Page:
TITLE: Workshop Intro: Teaching Science and Computing AUTHOR: Eugene Wallingford DATE: November 15, 2007 6:59 PM DESC: ----- BODY:

[A transcript of the SECANT 2007 workshop: Table of Contents]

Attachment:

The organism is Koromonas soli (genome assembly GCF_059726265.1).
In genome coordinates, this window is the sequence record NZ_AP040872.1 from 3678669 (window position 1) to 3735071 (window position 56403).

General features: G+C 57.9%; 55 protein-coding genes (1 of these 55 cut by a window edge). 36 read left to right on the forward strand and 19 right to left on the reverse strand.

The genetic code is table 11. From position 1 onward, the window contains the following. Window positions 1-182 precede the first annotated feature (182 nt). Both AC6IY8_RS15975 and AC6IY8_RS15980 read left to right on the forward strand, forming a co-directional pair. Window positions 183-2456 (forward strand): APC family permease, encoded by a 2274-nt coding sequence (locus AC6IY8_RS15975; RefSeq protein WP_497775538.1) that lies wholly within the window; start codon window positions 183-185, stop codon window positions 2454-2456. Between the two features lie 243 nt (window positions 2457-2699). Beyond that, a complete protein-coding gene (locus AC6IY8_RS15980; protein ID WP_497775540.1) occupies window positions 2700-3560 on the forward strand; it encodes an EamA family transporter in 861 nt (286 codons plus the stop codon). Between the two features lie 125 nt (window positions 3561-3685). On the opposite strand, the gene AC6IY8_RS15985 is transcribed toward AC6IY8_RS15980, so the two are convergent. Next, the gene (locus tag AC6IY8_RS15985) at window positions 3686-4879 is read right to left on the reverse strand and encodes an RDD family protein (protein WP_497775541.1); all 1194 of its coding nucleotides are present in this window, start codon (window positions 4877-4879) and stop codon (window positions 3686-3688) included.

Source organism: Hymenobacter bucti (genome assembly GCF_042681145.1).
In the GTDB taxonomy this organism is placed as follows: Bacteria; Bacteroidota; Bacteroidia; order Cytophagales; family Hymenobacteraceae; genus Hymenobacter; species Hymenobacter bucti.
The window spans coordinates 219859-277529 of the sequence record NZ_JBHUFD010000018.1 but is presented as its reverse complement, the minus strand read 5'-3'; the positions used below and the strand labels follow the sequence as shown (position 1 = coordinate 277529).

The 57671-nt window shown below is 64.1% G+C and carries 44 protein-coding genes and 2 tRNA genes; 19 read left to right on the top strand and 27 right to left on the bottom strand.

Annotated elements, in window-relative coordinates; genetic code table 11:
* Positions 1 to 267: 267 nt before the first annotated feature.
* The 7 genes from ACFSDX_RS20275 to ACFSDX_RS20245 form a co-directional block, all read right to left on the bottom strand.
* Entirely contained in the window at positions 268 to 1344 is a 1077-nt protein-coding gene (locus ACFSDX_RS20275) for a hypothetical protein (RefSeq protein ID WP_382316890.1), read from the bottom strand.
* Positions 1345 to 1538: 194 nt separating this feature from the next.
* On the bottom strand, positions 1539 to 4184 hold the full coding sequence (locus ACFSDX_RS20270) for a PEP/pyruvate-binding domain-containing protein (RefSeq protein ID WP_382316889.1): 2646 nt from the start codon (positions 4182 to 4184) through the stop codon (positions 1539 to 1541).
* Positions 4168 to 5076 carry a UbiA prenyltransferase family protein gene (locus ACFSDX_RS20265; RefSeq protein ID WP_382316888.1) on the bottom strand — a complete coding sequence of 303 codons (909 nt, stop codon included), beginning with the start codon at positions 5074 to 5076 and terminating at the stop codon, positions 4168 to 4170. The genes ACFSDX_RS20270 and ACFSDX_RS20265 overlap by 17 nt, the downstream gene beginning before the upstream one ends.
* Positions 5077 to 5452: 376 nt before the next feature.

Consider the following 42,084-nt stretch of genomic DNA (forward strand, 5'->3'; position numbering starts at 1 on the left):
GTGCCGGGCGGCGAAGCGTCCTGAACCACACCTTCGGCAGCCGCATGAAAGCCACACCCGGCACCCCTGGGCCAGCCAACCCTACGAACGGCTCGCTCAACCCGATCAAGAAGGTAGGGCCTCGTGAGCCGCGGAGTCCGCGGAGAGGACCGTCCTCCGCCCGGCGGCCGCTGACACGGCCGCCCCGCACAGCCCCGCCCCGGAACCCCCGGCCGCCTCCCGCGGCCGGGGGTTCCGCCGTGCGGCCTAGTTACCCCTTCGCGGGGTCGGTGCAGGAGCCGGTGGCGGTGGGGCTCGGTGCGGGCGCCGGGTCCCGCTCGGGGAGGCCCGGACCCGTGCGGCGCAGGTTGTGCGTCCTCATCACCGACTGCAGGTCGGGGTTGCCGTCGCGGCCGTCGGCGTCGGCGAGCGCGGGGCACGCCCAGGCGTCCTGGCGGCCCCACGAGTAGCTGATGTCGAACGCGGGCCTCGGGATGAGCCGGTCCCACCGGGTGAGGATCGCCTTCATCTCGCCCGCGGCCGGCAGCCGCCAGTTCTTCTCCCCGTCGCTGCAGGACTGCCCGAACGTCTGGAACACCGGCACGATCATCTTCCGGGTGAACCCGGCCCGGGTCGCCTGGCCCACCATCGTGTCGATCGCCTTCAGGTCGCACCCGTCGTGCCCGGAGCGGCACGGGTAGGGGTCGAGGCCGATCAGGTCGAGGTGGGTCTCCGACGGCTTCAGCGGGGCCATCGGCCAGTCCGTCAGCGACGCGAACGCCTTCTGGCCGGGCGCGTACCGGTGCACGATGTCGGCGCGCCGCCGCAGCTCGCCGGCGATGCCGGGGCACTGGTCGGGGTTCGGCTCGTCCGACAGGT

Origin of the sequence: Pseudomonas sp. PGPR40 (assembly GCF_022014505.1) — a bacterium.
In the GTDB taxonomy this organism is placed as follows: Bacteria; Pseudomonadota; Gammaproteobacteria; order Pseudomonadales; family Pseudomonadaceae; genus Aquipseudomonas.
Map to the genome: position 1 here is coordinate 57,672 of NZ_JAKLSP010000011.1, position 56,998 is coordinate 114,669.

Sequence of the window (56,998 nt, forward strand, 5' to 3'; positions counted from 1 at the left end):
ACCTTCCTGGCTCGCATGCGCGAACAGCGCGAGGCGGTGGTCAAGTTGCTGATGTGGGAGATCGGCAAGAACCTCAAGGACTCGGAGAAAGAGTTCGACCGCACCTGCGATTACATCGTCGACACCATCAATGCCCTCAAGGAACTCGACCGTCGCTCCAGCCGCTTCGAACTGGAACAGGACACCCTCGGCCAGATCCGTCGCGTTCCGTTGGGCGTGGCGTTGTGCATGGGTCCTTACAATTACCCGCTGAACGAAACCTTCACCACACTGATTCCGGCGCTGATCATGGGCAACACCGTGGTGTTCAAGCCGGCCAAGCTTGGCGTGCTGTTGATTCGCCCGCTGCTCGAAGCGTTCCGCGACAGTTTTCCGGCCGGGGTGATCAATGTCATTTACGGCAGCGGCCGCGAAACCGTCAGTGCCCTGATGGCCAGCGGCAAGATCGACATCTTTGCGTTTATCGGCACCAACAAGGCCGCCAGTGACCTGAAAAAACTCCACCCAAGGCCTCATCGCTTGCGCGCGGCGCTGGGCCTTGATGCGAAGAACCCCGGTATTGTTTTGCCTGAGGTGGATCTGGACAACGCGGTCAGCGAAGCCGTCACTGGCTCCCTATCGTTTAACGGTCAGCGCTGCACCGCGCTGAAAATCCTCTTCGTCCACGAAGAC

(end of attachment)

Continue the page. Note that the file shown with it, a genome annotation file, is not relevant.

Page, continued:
I am spending today and tomorrow at an NSF Workshop on Science Education in Computational Thinking put on by SECANT, a group at Purdue University funded by a grant from NSF's Pathways to Revitalized Undergraduate Computing Education (CPATH) program. SECANT's goals are to build a community that is asking and answering questions such as these: The goal of this workshop is to begin building a community, to share ideas and to make connections. I'll share in my next few entries some of the ideas I encounter here, as well as some of the thoughts I have along the way. This entry is mostly about the background of the workshop and a few miscellaneous impressions. First, I am impressed with the wide range of attendees. Folks come from big state schools such as Ohio State, Purdue, and Iowa, from private research schools such as Princeton and Notre Dame, and from small liberal arts schools such as Wartburg and Kalamazoo. We started with introduction from the workshop organizers at Purdue and the NSF itself. Joseph Urban from NSF spoke a bit about the challenges addressed by the CPATH program. I think its most interesting goal is to move "beyond curriculum revision" to "institution transformation models" -- avoiding the curse of incremental change. This reminded me of something that Guy Kawasaki said in his talk The Art of Innovation: Revolution, then evolution. To completely change how we teach sciences and intro computer science -- revolution first, or evolution? Given the deep strain of academic conservatism that dominates most colleges and universities, this raises an interesting question about which approach will work best. From what I've seen here today, different schools are trying each, with various levels of success. The introductory remarks by Jeff Vitter, dean of the College of Sciences -- and a computer scientist by training -- included a comment that is a theme underlying this workshop and driving the scientists who are here to explore computer science more deeply: Computing is now a fundamental component in the cycle of science: theory followed by experimentation. For many scientists, building models is the next step after experiment, or even a hand-in-hand partner to experiment. For many scientists, visualizing the results of experiments is essential -- we cannot understand them otherwise. The workshop made a few personal connections for me. Also in attendance are neighbors of mine, Alberto Segre from Iowa and John Zelle from Wartburg College. But there are connections to my past, too. Another attendee is an old grad school colleague of mine, Pat Flynn, who is now at Notre Dame. FInally, from Urban's NSF presentation I learned that one of the big CPATH awards was made to a team at Michigan State -- including my old advisor. I'm not too surprised that his professional interests have evolved in this direction, though he might be. Some here expressed surprise that so many folks are already doing interesting work in this arena. I wasn't, because there's been a lot of buzz in the last couple of years, but I was interested to see the diversity of new courses and new programs already in place. That is, of course, one of the great benefits of attending workshops such as this one. -----